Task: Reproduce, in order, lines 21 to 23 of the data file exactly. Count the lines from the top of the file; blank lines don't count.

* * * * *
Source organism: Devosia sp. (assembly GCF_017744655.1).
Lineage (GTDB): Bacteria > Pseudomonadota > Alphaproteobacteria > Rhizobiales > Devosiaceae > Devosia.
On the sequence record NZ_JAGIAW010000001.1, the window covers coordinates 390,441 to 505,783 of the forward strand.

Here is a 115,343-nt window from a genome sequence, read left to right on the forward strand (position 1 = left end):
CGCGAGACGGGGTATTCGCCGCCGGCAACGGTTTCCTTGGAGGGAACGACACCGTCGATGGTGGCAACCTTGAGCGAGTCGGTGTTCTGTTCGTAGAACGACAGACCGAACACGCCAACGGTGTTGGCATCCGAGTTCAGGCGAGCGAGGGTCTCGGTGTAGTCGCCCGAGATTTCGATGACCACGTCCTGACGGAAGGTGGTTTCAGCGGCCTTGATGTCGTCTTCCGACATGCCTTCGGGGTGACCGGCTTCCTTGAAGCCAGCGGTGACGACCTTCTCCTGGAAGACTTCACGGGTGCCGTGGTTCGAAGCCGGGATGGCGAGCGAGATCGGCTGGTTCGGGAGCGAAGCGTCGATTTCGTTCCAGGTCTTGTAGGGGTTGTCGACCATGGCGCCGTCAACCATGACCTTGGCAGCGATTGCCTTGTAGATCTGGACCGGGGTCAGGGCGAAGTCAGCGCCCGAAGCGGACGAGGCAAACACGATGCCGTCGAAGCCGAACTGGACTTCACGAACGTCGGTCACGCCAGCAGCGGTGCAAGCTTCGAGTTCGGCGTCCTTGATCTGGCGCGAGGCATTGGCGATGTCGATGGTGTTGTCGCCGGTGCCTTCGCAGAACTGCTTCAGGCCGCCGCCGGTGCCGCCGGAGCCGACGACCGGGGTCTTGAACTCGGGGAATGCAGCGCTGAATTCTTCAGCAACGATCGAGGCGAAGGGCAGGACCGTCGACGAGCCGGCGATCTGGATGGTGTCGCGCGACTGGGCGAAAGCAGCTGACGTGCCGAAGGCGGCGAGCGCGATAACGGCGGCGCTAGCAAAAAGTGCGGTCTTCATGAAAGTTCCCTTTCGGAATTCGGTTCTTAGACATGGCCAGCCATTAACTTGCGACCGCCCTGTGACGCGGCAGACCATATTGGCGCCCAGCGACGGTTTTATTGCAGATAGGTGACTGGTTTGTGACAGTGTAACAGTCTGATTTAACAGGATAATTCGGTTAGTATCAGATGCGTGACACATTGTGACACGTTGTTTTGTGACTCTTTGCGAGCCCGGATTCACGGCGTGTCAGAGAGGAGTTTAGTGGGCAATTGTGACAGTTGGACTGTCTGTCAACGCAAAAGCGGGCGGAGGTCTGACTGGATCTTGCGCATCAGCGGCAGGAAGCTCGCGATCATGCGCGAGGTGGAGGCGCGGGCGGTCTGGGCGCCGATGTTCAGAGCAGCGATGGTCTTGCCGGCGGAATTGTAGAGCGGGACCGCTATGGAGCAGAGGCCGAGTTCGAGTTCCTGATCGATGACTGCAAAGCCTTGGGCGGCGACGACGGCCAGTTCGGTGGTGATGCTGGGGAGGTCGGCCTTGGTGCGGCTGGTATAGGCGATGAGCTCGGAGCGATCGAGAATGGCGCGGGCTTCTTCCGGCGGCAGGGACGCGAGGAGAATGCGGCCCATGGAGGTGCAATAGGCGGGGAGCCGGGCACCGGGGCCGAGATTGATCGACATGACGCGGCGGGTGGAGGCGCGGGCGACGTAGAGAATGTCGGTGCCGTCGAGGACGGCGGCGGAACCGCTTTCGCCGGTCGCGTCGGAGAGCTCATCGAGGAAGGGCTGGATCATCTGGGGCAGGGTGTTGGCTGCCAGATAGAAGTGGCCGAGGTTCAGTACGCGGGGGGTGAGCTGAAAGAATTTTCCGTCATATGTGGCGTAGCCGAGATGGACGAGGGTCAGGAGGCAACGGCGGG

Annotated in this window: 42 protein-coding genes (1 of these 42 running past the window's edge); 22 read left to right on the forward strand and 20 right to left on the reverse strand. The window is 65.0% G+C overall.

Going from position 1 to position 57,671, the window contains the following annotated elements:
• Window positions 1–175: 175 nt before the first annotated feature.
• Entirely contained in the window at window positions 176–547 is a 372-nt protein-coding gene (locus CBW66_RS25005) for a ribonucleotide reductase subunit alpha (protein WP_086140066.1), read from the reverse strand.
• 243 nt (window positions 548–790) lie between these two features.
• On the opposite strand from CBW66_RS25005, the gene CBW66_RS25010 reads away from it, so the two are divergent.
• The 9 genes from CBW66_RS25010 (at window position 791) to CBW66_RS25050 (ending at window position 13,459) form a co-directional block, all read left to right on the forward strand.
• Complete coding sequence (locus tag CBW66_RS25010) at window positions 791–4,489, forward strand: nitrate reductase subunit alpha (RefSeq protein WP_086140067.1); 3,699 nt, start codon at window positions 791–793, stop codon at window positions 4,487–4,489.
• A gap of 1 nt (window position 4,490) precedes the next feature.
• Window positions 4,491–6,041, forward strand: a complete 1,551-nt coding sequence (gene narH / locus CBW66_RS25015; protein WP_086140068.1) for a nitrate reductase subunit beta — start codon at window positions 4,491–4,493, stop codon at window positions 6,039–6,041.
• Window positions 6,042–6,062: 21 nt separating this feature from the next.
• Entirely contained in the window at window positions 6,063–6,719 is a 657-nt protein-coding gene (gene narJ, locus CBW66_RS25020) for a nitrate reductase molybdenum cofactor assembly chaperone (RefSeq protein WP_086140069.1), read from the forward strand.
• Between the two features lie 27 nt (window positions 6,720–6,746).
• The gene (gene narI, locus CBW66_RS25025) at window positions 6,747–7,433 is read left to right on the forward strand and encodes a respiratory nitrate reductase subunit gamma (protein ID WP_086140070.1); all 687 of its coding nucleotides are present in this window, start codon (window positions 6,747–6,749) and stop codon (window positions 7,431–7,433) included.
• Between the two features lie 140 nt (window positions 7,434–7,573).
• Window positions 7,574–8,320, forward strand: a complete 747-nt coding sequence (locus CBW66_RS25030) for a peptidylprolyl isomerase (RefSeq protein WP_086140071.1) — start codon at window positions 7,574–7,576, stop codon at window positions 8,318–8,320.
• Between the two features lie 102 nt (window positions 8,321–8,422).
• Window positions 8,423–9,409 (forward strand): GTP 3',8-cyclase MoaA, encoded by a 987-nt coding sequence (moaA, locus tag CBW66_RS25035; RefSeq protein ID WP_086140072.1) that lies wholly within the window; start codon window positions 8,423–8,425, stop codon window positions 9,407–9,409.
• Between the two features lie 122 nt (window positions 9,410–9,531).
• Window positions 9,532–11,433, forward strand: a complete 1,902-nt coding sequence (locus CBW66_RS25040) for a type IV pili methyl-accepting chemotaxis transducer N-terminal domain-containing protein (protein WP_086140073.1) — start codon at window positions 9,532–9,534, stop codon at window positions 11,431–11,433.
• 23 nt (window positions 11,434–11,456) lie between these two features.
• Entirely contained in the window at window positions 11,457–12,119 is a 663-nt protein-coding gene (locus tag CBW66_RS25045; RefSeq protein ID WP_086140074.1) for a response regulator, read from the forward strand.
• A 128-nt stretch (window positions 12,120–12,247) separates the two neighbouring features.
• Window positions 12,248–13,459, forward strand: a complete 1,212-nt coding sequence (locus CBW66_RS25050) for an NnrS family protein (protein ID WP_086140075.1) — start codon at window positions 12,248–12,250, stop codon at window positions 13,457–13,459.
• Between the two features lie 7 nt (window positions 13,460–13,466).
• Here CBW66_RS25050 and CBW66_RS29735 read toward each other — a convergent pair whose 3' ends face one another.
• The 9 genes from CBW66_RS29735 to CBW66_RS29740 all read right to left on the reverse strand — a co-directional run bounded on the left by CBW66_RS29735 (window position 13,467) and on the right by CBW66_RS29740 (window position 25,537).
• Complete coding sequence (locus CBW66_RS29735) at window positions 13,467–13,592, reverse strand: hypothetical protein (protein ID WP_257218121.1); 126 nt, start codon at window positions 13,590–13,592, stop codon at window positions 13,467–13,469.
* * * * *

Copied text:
• Window positions 7,574–8,320, forward strand: a complete 747-nt coding sequence (locus CBW66_RS25030) for a peptidylprolyl isomerase (RefSeq protein WP_086140071.1) — start codon at window positions 7,574–7,576, stop codon at window positions 8,318–8,320.
• Between the two features lie 102 nt (window positions 8,321–8,422).
• Window positions 8,423–9,409 (forward strand): GTP 3',8-cyclase MoaA, encoded by a 987-nt coding sequence (moaA, locus tag CBW66_RS25035; RefSeq protein ID WP_086140072.1) that lies wholly within the window; start codon window positions 8,423–8,425, stop codon window positions 9,407–9,409.